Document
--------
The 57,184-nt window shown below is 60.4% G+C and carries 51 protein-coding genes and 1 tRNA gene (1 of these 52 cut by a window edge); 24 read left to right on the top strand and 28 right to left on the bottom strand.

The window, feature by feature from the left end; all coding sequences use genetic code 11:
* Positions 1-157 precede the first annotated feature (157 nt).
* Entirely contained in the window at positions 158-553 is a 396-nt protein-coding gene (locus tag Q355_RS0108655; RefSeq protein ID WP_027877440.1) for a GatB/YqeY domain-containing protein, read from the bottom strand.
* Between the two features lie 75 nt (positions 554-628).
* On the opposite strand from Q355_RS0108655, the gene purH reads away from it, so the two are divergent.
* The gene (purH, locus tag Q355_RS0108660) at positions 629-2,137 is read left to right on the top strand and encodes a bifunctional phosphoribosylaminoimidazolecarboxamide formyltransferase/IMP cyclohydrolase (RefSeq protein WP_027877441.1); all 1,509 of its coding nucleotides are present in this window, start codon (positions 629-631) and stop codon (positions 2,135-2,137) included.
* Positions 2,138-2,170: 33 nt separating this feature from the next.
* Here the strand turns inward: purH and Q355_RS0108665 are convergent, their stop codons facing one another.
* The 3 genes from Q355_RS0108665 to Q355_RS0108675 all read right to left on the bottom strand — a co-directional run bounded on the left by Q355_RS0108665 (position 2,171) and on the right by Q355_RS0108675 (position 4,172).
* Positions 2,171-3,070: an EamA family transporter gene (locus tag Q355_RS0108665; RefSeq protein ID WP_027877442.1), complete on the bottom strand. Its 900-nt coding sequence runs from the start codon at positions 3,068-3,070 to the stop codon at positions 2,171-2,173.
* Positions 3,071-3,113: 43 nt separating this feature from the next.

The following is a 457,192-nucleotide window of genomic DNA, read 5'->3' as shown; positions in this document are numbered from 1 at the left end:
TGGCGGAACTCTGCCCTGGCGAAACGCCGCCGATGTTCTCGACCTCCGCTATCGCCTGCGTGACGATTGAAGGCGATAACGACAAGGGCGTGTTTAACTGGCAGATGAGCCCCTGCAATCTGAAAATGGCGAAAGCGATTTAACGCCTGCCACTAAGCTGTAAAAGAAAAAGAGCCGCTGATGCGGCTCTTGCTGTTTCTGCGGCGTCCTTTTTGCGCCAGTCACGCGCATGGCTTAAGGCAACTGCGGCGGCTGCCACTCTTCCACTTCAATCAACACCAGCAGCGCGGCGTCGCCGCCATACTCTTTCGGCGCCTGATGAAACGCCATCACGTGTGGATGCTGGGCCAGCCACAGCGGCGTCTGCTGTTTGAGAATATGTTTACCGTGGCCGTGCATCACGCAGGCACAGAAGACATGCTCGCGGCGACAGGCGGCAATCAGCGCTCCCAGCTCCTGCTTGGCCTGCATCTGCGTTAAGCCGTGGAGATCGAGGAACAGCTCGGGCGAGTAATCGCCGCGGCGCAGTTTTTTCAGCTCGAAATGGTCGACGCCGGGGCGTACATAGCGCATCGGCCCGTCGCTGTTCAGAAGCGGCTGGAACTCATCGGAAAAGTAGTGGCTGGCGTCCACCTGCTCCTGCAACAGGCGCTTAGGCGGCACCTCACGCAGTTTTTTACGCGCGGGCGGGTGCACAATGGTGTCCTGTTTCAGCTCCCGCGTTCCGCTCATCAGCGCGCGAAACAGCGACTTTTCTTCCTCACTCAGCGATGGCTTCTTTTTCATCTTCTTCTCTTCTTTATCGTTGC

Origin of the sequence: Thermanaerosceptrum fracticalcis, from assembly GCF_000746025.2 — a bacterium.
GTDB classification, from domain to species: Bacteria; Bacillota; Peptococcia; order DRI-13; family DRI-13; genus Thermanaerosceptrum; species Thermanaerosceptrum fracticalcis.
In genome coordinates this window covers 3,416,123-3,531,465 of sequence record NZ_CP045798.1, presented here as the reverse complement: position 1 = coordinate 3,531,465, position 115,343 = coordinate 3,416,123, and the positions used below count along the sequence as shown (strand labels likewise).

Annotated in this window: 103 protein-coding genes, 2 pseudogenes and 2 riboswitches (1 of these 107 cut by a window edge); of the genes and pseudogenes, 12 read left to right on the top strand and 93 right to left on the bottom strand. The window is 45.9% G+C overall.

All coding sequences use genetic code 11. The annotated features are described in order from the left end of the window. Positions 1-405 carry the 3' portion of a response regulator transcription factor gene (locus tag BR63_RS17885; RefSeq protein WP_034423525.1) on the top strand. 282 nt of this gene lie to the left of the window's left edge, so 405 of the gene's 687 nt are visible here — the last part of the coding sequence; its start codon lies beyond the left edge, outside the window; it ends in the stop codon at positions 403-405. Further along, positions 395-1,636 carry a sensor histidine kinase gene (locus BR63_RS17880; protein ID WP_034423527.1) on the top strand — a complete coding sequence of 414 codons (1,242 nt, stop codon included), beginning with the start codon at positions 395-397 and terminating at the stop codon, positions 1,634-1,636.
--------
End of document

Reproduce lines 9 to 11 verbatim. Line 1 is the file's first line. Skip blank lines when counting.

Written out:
* Here the strand turns inward: purH and Q355_RS0108665 are convergent, their stop codons facing one another.
* The 3 genes from Q355_RS0108665 to Q355_RS0108675 all read right to left on the bottom strand — a co-directional run bounded on the left by Q355_RS0108665 (position 2,171) and on the right by Q355_RS0108675 (position 4,172).
* Positions 2,171-3,070: an EamA family transporter gene (locus tag Q355_RS0108665; RefSeq protein ID WP_027877442.1), complete on the bottom strand. Its 900-nt coding sequence runs from the start codon at positions 3,068-3,070 to the stop codon at positions 2,171-2,173.